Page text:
Cockfighting, a game more or less gambling like, always reminds us of idling about and not doing decent work. Several emperors in the Tang Dynasty liked cockfighting, and apart from that, Emperor Xizong of the Tang Dynasty was also fond of goosefighting.
The Shuanglu Game
Shuanglu (Backgammon set) was an ancient dice game that has been lost. As a game similar to the flying chess, Shuanglu should have been a popular game in ancient China according to records in literary works and cultural relics handed down.
Shuanglu might have been an exotic game integrated into our national culture, thus becoming an ancient game of China. Ever since its introduction to China, it became popular in Wei during the Three Kingdoms Period, and thrived in the Southern and Northern Dynasties, Sui, Tang, and Song until the Yuan Dynasty. Records about the game increased in the Tang Dynasty, while in Song, it became more prevalent everywhere. During the time, the Shuanglu set was provided in wine and teashops in the north, so that people could play the game while drinking tea. In the Yuan Dynasty, the game was much loved by men of letters and gifted scholars, for whom we could find evidences in the excellent literary works on Shuanglu by the poet Liu Guan, Yuan verse composer Zhou Deqing and playwright Guan Hanqing. Up until the Ming and Qing Dynasties, the game was found declining in popularity; however, it was still mentioned in the novels and plays such as the Plum in the Golden Vase, Marriage of the Flowers in the Mirror and A Wrong Kite. Probably it was because of the prevalence of Chinese chess that Shuanglu, the dice game with a proven history of over 2000 years in China, was gradually washed out of time, until it became totally lost.
The Fu one uses poem, idiom, literary quotation, etc. to insinuate a certain object, while the She one guesses, and uses other poem, idiom, or literary quotation to reveal the answer. Those who enjoy learning can try to play the game.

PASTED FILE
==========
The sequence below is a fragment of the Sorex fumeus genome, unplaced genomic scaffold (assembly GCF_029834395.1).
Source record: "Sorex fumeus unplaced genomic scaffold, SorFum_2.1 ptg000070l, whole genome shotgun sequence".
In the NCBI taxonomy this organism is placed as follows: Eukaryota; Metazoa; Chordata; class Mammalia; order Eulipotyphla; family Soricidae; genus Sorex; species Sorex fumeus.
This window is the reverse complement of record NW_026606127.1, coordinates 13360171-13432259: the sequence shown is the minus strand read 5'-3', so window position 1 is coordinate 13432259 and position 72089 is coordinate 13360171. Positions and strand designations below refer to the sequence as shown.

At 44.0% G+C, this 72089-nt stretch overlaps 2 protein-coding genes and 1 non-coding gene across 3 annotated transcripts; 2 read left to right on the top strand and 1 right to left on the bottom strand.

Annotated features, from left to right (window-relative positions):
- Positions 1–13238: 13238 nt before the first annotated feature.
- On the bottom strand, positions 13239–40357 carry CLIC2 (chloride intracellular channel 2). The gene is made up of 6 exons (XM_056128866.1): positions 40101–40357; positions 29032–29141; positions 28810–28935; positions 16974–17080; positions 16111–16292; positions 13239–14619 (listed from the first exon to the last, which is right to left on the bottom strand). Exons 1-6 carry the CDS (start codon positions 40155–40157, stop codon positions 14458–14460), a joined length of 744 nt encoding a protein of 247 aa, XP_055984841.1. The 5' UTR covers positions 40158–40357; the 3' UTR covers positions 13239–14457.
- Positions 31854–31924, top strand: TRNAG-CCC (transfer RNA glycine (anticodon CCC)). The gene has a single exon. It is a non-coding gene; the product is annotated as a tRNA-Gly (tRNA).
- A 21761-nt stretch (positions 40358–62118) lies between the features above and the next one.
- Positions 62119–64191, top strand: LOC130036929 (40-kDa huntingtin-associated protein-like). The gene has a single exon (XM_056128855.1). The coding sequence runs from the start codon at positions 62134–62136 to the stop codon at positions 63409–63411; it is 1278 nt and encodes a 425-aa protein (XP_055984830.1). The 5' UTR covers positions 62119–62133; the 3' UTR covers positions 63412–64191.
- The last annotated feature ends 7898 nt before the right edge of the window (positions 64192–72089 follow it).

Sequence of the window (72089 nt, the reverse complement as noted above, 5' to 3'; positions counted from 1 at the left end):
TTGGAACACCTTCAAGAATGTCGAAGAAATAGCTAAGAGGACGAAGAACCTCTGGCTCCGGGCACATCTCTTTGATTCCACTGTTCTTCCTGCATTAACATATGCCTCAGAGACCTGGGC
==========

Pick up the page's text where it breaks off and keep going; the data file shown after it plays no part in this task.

Floating Wine Cup along Winding Water
The most famous floating wine cup activity in ancient China shall be the one held in Lanting of Shaoxing City on March 3rd, 353 A.D. On that day, Wang Xizhi, the famous calligrapher, held a get-together with many talents by the Jiudian Pool. They each sat on the ground by the bank, with a wine cup put into the upper stretch of the water, floating and winding downstream. As the rule goes, once the cup stopped moving in front anyone, he should take it for a drink and improvise a poem.
Apart from xiangqi (Chinese chess) and weiqi (the game of go), liubo was another board game popular in ancient China. It's a game between two players, each of whom has six chess pieces; hence the name liubo or six sticks.
The paraphernalia of the game include a dice, chess pieces, a chessboard, chips, a cutting knife, a scraping knife and a case. A chess piece, or chess for short, is also known as ma or horse. There are a total of 12 chess pieces - 6 black ones and 6 white (or red) ones, with each color representing one side. The chessboard, otherwise known as wooden board or qudao, is usually a near square wooden board with grooves of different rectangular shapes and round dots carved in intaglio on the white or black surface. The grooves are either painted with red lacquer or embedded with ivory. The chips are made of thin bamboo slips. There are two types of chips - long ones and short ones. The chips, varied in number from game to game, are used to keep track of the winning and losing condition of the players. The cutting knife and scraping knife are used to make the numbering chips. The case is for holding the chess tools inside.
The invention of liubo is a lot earlier than that of Chinese chess. It came into existence way back in the Spring and Autumn season and caught on during the Warring States Period. The game was widely spread during the Qin and Han Dynasties, becoming one of the most popular board games in the imperial court and among the people. Along with the opening up of the Silk Road in the Han Dynasty, liubo was introduced abroad. During the Eastern Jin Dynasty and the Sixteen States Period, it was brought to India. The liubo game may have been widely spread, but it gradually fell into oblivion after the Sui and Tang Dynasties.